1) Sentiment Analysis on Popular Fiction Books (Data Science)
People have long discussed “formulas” for writing successful narrative fiction, such as the three-act structure or the hero’s journey, both models that follow a certain plot formula. I am interested in finding out whether a sentiment progression throughout a fiction book has a relationship to the popularity of the book.
Python, pandas, Matplotlib. Sentiment analysis. Corpus from Project Gutenbeg.
To find out whether there is a consistent pattern of sentiment, I will perform a sentiment analysis on each book, either by chapters, by n number of words (e.g. every 1000 words), or by n percentages (e.g. every 10% of the book). I will compare n books of high popularity, n books of medium popularity, and n books of low popularity, to observe whether certain patterns of sentiment correlates to popularity.
It will be difficult to quantify ‘popularity’. If determined by the number of books sold, an ancient book may have significantly more copies sold then a contemporary book of equal popularity. To select a corpus with reduced bias, I will consider limiting selections by a single genre, single author, and/or time (consider only books published between 1800-1900).
One other concern is that this project may yield no correlation.
2) COVID-19 in South Korea (Data Science)
Understanding COVID-19 in South Korea by approaching the comprehensive dataset with foundational questions, such as “How is the virus distributed among people of different age?”, “Which regions were most impacted by the virus?”, “Which specific location (certain bar, church) has been central in spreading the virus?”, “What pre-existing conditions have been the most detrimental to COVID patients?”, “Can the future number of cases be predicted through this data?”, “How does search trend relate to the magnitude of reported cases?”.
Python, pandas, Matplotlib. South Korea COVID-19 dataset (https://www.kaggle.com/kimjihoo/coronavirusdataset)
Cleaning the data, data visualization.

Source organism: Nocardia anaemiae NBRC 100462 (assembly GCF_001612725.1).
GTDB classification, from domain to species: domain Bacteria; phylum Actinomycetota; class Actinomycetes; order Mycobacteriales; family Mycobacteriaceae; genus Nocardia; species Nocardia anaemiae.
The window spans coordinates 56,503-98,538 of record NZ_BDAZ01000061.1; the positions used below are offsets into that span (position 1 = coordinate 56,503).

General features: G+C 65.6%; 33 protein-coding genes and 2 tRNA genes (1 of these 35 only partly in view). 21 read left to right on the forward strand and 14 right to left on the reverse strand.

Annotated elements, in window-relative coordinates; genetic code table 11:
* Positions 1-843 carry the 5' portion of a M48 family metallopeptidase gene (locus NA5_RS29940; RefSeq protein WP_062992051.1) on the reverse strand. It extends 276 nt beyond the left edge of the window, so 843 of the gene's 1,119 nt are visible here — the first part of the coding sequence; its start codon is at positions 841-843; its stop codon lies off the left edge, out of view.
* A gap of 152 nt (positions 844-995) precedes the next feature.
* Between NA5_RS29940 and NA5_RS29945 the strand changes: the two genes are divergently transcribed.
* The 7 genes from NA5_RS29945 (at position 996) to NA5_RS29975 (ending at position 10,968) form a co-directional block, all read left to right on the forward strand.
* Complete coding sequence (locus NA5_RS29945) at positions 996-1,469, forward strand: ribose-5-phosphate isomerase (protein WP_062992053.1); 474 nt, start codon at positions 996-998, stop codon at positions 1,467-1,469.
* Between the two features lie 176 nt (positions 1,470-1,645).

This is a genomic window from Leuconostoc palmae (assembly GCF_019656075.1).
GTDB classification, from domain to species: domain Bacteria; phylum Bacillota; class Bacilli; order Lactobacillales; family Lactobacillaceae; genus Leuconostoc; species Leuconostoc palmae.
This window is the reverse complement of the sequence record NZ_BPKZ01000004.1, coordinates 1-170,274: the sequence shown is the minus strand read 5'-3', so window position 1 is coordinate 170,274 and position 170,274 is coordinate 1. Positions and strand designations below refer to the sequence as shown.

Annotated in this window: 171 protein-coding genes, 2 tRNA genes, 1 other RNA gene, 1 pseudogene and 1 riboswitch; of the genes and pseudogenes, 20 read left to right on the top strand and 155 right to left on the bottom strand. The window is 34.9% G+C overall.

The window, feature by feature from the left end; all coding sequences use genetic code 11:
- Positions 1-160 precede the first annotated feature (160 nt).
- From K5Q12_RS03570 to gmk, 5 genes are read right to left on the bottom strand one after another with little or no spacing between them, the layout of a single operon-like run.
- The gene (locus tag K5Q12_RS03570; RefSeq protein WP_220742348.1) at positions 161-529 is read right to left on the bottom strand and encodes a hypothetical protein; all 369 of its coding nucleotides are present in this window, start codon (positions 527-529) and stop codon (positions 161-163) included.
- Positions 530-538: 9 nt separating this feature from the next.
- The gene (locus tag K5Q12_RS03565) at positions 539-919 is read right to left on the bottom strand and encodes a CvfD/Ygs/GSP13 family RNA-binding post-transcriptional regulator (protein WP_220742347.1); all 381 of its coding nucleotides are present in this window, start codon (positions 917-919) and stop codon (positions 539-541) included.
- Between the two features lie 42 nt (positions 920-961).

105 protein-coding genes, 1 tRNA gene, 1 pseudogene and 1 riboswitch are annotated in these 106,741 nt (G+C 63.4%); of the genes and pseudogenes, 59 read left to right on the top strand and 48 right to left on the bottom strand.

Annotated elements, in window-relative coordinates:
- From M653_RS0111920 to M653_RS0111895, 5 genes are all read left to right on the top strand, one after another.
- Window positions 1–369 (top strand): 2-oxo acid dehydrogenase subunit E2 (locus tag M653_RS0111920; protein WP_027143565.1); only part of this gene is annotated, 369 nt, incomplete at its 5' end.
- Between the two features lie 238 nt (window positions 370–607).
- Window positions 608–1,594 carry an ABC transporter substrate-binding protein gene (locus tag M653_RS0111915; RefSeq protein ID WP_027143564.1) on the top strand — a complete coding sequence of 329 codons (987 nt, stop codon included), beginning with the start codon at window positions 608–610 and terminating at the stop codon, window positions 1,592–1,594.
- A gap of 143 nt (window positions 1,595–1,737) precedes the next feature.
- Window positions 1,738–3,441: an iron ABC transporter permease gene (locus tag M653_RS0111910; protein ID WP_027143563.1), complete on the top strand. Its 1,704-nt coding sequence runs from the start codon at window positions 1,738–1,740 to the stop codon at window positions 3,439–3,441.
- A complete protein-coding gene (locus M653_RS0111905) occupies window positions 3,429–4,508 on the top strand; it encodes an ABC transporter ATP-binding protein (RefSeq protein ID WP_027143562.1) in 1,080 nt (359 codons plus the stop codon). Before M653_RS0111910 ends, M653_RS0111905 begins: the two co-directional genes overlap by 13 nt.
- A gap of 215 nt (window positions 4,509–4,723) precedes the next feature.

How can I use more creative methods to approach the data? Would it be possible to provide new insights when so many data analysis has been performed around the world already? Should I use a worldwide dataset, instead of one country?
3) Edge Detection for Scanned Images of Cuneiform Tablets (Machine Learning)
In collections that preserve ancient Mesopotamian cuneiform tablets, the tablets are digitized and uploaded to the database by scanning each edge of a tablet then combining each image into the shape of a ‘fat cross’, like a rectangular box net. This digitization of thousands of tablets is still done manually in some institutions (which was my internship last summer at the University of Chicago). I am interested in creating a specific edge detection algorithm that, when given a collection of tablet scans, correctly detects the edge of the tablet. Through research and experimentation/implementation, I will decide which edge detection algorithm is the most suitable for tablet scans.
Python, NumPy, Matplotlib, edge detection methods (e.g. Canny edge detector, Sobel edge detector, Prewitt edge detector, Laplacian edge detector).
Raw images of cuneiform tablet scans (The Oriental Institute at the University of Chicago has made its digital collection available for the public. I can request high definition images for research here).
Evaluation metric: The edge detection method will need an evaluation metric. When processing manually, the standard is to leave a narrow border around the detected edge to prevent abrupt endings that potentially cut off inscriptions at the sides (see images below). I will have to quantify this.
Data: I will reach out to my previous supervisor at UChicago for more images of tablet scans. I can also reach out to a project manager at CDLI for images. However, there is a possibility they may not respond in time for the project.
Further possibilities, beyond this project:
Once I have the edge detection algorithm, I can further the project to completely automate the process of creating a ‘fat cross’ image. I can also create a web interface, which enables the user to dump a large number of tablet scans and retrieve a series of completed ‘fat crosses’.